6. Did the trial court err by refusing to appoint second counsel for defendant?

Defendant invites this court to read into the United States and Arizona constitutions a requirement that second counsel be appointed in all capital cases. We have held that the constitutional right to counsel in a capital case is fulfilled “[w]hen a qualified member of the State Bar is assigned to represent defendant and acts diligently on his behalf . . .”State v. Schaaf, 169 Ariz. 323, 330, 819 P.2d 909, 916 (1991) cert. denied, ___ U.S. ___, 116 S.Ct. 948, 133 L.Ed.2d 873
(1996). To date, we have not adopted any rule requiring two attorneys in capital cases, and we decline to do so here. But see ABA Guidelines for the Appointment and Performance of Counsel in Death Penalty Cases, Guideline 2.1 (1989) (recommending two counsel be assigned in all capital cases).

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7. Did the trial court err in allowing testimony regarding the earrings found at defendant’s parents’ home?

After defendant’s arrest, police searched his parents’ home pursuant to a warrant and found several earrings among defendant’s belongings. At trial, a witness said that one of the earrings “looks something similar to what [Dearing] would wear.” Defendant argues that the trial court should have excluded this testimony based on its relevance and improper foundation objections.

Absent a clear abuse of discretion, we will not second-guess a trial court’s ruling on the admissibility or relevance of evidence. State v. Amaya-Ruiz, 166 Ariz. 152, 167, 800 P.2d 1260, 1275 (1990), cert. denied, 500 U.S. 929, 111 S.Ct. 2044, 114 L.Ed.2d 129 (1991). The inability of a witness to positively identify an item in evidence goes to the weight of the evidence, not its admissibility. State v. Atwood, 171 Ariz. 576, 643, 832 P.2d 593, 660 (1992) (holding testimony of victim’s mother to be relevant where she identified underwear as the type her daughter might wear). Although the relevance of this testimony based on this record seems questionable, we are not prepared to say that the trial court abused its discretion in permitting the testimony.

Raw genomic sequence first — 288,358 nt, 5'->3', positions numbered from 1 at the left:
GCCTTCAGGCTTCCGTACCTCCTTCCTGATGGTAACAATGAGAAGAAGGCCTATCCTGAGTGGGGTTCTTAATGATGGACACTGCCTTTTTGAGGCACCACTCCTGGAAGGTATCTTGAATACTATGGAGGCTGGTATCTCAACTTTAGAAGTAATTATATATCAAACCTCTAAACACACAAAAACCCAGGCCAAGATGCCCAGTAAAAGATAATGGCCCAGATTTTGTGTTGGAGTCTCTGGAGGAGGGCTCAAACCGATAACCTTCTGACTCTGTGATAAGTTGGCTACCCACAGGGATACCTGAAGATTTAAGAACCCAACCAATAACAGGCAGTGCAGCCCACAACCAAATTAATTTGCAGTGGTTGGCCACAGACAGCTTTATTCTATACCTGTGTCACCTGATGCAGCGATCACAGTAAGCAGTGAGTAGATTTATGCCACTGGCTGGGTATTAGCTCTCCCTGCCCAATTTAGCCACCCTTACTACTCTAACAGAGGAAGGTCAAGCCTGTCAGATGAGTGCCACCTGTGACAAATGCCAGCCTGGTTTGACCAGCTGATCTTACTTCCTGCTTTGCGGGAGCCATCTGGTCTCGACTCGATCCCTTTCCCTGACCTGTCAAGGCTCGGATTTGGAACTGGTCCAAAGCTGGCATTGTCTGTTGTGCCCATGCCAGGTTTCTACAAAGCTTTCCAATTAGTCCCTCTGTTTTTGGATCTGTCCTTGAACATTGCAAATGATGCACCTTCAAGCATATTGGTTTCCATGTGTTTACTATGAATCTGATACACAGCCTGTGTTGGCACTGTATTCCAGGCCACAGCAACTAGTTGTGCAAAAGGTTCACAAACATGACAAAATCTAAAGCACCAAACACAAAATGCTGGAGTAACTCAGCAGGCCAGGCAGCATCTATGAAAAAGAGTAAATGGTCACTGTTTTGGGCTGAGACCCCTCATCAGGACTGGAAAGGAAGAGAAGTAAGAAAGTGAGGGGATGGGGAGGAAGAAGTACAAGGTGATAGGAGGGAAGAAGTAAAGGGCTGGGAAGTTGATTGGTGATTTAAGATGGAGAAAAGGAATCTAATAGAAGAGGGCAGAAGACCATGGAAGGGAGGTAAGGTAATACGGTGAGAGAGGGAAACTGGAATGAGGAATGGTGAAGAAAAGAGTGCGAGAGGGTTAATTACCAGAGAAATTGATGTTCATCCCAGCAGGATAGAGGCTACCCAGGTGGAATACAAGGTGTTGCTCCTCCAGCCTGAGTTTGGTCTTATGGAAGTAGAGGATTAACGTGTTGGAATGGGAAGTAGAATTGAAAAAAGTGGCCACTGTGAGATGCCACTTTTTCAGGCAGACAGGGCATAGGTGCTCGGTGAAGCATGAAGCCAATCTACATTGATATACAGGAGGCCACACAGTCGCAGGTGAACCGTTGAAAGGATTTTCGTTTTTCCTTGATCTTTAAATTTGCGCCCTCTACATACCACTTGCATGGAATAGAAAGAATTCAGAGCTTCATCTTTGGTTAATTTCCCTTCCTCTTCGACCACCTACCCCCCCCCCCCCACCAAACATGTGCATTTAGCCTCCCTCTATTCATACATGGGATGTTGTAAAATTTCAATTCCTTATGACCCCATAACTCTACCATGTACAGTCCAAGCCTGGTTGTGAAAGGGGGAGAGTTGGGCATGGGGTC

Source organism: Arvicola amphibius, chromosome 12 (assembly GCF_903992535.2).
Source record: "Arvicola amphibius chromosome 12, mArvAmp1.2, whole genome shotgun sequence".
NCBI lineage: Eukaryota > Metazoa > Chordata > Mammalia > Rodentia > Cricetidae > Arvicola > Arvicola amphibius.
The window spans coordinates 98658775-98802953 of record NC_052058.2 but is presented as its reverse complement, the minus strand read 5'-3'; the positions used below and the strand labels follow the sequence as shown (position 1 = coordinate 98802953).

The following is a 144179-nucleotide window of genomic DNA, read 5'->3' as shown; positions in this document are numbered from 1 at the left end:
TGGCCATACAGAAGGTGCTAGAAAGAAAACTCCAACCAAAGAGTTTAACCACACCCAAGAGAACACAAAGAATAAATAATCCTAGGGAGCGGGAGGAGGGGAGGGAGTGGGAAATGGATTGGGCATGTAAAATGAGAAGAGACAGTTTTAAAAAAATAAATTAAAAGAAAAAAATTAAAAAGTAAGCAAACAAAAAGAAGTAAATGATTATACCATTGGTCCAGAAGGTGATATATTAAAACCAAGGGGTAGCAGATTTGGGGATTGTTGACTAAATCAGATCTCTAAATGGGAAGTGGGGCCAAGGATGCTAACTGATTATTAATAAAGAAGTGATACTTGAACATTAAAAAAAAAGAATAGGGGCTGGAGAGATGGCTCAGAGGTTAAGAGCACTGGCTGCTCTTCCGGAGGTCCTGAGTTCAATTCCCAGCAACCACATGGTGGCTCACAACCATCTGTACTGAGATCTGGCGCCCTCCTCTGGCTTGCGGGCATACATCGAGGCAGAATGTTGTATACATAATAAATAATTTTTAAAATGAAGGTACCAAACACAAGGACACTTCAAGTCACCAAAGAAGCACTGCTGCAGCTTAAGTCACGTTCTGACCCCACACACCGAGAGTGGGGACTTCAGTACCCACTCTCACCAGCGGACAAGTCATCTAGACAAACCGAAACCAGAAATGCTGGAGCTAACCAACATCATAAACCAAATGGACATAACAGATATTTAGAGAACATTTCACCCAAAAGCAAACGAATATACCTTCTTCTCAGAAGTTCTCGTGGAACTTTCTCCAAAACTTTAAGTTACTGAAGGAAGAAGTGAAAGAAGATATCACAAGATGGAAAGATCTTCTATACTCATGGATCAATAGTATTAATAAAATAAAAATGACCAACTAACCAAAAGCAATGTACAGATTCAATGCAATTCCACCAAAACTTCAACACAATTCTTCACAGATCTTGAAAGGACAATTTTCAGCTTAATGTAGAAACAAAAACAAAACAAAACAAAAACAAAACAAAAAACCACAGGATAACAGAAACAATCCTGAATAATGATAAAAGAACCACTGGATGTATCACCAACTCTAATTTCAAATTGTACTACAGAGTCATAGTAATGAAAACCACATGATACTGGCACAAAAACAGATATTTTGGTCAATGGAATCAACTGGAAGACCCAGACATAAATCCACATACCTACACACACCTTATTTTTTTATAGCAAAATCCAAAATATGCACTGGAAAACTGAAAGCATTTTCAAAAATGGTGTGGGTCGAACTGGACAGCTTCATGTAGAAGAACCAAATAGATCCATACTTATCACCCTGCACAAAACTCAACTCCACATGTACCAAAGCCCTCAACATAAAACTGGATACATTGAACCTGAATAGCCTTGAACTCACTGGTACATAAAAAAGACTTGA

Also, we note that where a partial foundation exists, it is incumbent upon the objecting party to specify what foundation is lacking so that the introducing party may address the issue. See Packard v. Reidhead, 22 Ariz. App. 420, 423, 528 P.2d 171, 174
(1974). While defendant made a foundation objection at trial, he did not indicate what foundation was lacking.

Defendant argues that admission of the earring testimony, even if relevant, was unfairly prejudicial because it invited the jurors to speculate that defendant was a mass murderer who collected earrings from each of his victims. However, the State made no such argument or suggestion, and defendant defeated any such inference by introducing testimony that some of the earrings were of the type worn by his wife. Although we may disagree with the trial court’s decision to admit the evidence, this decision was within the discretion of the trial court. At retrial, the trial court can consider whether to admit the earring testimony based upon the record as it then exists.

8. Did the trial court err in refusing to admit evidence that another suspect had failed a lie detector test?